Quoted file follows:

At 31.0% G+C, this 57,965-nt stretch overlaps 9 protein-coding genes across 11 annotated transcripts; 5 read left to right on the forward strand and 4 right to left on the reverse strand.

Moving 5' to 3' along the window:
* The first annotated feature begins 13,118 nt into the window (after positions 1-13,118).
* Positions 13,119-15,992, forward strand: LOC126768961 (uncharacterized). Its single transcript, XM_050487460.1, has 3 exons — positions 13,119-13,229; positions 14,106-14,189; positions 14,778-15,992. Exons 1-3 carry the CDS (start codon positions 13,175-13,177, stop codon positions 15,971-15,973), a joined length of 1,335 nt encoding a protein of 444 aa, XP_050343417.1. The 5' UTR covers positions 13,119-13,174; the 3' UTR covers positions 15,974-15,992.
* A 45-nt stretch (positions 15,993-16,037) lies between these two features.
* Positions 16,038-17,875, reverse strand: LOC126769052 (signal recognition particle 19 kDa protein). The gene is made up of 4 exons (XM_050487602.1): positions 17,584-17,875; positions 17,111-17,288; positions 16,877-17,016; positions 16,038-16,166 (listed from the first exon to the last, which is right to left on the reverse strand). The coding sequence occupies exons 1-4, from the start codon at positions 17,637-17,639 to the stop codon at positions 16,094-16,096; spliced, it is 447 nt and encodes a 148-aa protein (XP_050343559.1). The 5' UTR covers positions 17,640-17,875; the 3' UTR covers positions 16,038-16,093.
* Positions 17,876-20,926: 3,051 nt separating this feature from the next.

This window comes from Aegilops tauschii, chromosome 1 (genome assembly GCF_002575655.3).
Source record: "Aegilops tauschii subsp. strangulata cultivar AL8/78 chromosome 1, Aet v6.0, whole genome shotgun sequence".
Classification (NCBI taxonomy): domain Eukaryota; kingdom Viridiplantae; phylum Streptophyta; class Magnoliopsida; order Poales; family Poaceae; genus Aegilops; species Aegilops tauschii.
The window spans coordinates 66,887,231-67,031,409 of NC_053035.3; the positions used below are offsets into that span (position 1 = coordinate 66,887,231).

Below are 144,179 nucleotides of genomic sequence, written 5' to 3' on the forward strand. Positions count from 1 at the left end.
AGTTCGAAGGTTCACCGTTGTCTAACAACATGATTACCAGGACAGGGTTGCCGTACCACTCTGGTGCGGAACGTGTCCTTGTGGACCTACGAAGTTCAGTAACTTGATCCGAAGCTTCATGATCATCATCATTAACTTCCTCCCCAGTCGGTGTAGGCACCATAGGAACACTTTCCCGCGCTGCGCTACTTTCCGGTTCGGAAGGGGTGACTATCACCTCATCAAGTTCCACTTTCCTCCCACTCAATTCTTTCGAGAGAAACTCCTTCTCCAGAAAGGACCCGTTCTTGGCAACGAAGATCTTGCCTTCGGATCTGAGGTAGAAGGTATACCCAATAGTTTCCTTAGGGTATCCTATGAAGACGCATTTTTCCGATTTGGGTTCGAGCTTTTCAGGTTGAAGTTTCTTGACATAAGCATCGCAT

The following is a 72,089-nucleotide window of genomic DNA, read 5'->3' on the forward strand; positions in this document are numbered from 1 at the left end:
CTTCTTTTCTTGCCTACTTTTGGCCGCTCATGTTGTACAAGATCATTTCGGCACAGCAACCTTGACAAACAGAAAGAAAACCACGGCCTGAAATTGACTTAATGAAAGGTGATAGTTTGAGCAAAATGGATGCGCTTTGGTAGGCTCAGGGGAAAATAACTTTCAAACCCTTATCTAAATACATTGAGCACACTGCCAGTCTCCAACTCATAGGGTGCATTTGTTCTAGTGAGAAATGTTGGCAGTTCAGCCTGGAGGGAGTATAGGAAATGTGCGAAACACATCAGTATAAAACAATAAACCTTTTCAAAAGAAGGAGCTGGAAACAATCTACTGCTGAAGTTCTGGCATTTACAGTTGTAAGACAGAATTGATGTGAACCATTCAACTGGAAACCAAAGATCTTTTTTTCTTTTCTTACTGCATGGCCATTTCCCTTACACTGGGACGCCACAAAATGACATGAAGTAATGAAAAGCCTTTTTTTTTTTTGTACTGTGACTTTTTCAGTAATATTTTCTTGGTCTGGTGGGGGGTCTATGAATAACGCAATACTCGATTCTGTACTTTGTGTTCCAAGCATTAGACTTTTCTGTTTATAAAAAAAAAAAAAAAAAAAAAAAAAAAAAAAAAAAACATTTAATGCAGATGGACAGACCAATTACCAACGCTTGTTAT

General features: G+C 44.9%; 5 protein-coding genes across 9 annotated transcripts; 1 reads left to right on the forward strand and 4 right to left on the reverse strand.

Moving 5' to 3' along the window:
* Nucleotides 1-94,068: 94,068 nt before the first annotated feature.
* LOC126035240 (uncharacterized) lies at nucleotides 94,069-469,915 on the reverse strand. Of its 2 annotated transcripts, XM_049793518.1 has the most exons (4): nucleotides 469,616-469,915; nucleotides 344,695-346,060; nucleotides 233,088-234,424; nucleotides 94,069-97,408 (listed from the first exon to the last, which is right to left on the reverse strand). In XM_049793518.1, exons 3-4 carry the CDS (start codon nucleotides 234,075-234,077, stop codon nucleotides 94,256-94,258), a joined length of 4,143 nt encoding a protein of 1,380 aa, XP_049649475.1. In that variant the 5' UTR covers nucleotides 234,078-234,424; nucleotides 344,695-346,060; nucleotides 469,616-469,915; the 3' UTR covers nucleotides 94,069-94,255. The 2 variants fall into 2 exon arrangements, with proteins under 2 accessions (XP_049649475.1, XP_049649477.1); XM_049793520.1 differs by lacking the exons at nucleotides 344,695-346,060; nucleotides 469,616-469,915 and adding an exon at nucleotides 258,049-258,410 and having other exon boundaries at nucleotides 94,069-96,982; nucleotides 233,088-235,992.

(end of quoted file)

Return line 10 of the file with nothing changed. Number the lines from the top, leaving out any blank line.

Classification (NCBI taxonomy): domain Eukaryota; kingdom Viridiplantae; phylum Streptophyta; class Magnoliopsida; order Poales; family Poaceae; genus Aegilops; species Aegilops tauschii.